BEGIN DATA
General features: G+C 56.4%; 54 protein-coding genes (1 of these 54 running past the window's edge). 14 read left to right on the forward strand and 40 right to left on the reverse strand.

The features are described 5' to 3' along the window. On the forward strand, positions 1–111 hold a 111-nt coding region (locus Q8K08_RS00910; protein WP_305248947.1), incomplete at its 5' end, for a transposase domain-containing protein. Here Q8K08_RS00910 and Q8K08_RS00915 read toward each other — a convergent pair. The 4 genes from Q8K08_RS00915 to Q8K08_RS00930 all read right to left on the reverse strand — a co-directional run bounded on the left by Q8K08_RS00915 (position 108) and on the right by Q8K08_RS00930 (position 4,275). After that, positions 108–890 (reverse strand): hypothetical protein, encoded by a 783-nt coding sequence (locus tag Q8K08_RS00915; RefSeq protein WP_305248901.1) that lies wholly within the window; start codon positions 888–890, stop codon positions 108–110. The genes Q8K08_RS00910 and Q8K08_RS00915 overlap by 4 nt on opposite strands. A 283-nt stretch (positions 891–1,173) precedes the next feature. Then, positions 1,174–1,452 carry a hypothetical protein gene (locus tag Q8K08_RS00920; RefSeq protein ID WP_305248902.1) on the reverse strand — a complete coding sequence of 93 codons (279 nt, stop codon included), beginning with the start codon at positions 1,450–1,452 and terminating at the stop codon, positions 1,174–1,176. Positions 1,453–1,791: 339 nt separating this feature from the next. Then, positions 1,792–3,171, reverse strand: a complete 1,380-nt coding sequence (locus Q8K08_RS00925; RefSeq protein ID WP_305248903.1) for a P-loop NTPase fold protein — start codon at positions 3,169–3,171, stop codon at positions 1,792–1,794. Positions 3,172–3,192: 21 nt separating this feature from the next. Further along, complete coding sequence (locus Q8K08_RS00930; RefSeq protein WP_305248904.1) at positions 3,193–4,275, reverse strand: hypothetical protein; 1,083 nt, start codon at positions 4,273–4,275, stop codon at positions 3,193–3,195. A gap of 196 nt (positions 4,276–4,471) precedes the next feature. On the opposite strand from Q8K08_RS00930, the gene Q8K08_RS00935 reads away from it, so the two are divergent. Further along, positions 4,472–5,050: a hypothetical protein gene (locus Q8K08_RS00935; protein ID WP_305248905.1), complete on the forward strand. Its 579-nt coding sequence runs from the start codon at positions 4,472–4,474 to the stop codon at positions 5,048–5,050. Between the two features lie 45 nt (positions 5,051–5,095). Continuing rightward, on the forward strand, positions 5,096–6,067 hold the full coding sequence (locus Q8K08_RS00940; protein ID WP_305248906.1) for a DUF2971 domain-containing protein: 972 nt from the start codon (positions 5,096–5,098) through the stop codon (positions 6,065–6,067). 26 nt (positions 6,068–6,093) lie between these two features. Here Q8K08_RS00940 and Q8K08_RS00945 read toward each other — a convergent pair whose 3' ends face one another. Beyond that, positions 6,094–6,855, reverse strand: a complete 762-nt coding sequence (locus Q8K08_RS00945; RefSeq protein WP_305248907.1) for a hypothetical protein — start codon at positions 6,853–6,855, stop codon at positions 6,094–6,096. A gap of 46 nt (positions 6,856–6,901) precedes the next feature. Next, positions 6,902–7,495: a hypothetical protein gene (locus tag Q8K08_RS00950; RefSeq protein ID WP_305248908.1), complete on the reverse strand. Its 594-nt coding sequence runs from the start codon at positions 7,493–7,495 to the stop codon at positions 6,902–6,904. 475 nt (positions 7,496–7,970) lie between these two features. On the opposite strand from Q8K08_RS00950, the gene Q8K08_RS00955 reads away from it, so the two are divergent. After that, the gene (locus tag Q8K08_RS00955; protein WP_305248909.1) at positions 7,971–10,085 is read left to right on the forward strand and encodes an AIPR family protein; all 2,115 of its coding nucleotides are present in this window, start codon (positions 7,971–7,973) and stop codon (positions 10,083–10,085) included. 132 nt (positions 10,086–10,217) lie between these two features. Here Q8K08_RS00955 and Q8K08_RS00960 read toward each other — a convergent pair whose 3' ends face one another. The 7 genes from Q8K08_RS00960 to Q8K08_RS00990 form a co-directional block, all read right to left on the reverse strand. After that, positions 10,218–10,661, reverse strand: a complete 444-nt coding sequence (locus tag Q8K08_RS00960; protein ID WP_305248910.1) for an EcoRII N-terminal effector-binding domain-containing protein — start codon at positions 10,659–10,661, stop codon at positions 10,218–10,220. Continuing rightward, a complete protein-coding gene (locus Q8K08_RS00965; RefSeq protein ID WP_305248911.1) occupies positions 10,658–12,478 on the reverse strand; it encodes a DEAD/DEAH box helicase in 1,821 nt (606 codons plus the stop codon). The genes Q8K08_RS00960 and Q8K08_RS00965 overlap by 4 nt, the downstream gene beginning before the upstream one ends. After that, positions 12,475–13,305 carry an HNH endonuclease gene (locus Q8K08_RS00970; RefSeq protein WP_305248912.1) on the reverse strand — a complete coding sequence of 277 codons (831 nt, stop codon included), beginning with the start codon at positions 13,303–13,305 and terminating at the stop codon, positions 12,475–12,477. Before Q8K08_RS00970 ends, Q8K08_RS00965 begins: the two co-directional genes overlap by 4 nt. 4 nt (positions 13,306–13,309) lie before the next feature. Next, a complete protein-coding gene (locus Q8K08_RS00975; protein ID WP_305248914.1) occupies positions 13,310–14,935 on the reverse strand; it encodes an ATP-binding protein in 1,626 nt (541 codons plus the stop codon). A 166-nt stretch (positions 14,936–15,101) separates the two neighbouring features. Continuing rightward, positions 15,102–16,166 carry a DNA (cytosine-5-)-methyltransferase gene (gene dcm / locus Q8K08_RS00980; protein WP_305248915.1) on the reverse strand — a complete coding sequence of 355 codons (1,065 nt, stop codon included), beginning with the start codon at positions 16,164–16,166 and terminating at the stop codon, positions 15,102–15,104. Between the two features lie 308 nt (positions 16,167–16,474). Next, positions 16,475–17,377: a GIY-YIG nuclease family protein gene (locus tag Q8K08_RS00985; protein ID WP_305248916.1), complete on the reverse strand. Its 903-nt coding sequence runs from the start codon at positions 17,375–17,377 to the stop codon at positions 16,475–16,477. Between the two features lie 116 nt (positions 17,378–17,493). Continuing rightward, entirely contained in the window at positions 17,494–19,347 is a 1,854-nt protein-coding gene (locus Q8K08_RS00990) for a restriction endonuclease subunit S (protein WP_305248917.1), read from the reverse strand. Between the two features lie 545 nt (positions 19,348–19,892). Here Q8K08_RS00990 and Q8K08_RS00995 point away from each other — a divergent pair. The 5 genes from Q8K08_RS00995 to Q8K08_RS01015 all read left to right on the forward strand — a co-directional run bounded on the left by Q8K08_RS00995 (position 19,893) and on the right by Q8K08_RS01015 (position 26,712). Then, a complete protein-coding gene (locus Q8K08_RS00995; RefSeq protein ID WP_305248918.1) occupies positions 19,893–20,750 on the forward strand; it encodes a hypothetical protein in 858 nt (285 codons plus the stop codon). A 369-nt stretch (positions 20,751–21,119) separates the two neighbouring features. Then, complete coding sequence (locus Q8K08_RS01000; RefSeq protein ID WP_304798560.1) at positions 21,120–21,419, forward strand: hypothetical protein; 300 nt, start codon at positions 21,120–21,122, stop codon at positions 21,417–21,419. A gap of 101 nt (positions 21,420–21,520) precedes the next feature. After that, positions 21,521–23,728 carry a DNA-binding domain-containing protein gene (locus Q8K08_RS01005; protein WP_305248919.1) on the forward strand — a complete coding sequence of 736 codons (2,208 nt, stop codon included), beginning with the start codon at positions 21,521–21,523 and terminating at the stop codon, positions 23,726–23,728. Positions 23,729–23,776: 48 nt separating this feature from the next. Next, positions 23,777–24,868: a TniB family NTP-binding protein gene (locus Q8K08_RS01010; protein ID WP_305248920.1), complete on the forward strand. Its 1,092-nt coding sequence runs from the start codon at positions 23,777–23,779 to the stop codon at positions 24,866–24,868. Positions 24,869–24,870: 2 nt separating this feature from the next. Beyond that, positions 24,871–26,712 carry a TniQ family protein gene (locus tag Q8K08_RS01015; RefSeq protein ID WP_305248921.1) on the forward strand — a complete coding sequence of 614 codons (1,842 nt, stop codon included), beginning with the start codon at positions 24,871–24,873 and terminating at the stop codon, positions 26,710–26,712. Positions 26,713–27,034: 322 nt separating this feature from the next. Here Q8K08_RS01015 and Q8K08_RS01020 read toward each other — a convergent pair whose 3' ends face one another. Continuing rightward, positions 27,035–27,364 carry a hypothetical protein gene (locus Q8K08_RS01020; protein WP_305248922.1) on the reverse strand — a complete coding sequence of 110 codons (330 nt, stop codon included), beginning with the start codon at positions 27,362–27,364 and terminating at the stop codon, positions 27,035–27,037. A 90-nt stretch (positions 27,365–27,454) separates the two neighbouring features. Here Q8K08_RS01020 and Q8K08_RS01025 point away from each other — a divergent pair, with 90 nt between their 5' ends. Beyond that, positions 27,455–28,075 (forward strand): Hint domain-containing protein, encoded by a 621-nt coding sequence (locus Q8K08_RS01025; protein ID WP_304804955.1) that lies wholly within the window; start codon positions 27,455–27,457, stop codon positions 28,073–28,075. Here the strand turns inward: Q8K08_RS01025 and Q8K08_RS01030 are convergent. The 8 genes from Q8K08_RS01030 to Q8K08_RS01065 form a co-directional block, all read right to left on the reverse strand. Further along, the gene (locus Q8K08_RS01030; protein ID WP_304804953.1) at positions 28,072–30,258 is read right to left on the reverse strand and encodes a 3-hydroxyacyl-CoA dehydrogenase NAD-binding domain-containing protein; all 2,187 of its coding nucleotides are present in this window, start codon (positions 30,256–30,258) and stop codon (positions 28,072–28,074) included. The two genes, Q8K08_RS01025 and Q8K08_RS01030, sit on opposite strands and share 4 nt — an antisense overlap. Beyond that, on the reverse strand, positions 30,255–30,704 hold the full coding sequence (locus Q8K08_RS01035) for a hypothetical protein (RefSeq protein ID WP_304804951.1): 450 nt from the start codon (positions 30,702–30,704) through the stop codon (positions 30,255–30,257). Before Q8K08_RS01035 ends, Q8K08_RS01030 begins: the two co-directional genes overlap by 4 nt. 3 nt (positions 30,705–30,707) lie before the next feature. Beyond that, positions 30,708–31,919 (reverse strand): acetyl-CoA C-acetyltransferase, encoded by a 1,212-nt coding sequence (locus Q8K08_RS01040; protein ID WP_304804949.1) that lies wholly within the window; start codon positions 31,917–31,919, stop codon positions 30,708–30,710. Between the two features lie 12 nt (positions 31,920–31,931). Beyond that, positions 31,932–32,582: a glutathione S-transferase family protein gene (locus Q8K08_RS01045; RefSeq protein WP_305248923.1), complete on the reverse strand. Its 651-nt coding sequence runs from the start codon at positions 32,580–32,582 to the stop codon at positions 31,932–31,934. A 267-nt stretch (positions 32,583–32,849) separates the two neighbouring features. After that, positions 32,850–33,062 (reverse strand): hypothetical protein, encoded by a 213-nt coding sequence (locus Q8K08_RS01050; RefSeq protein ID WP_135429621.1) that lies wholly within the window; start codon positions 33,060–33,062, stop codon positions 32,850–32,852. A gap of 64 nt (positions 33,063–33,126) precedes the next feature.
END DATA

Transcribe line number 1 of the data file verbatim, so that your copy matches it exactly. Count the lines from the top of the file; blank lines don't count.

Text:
General features: G+C 56.4%; 54 protein-coding genes (1 of these 54 running past the window's edge). 14 read left to right on the forward strand and 40 right to left on the reverse strand.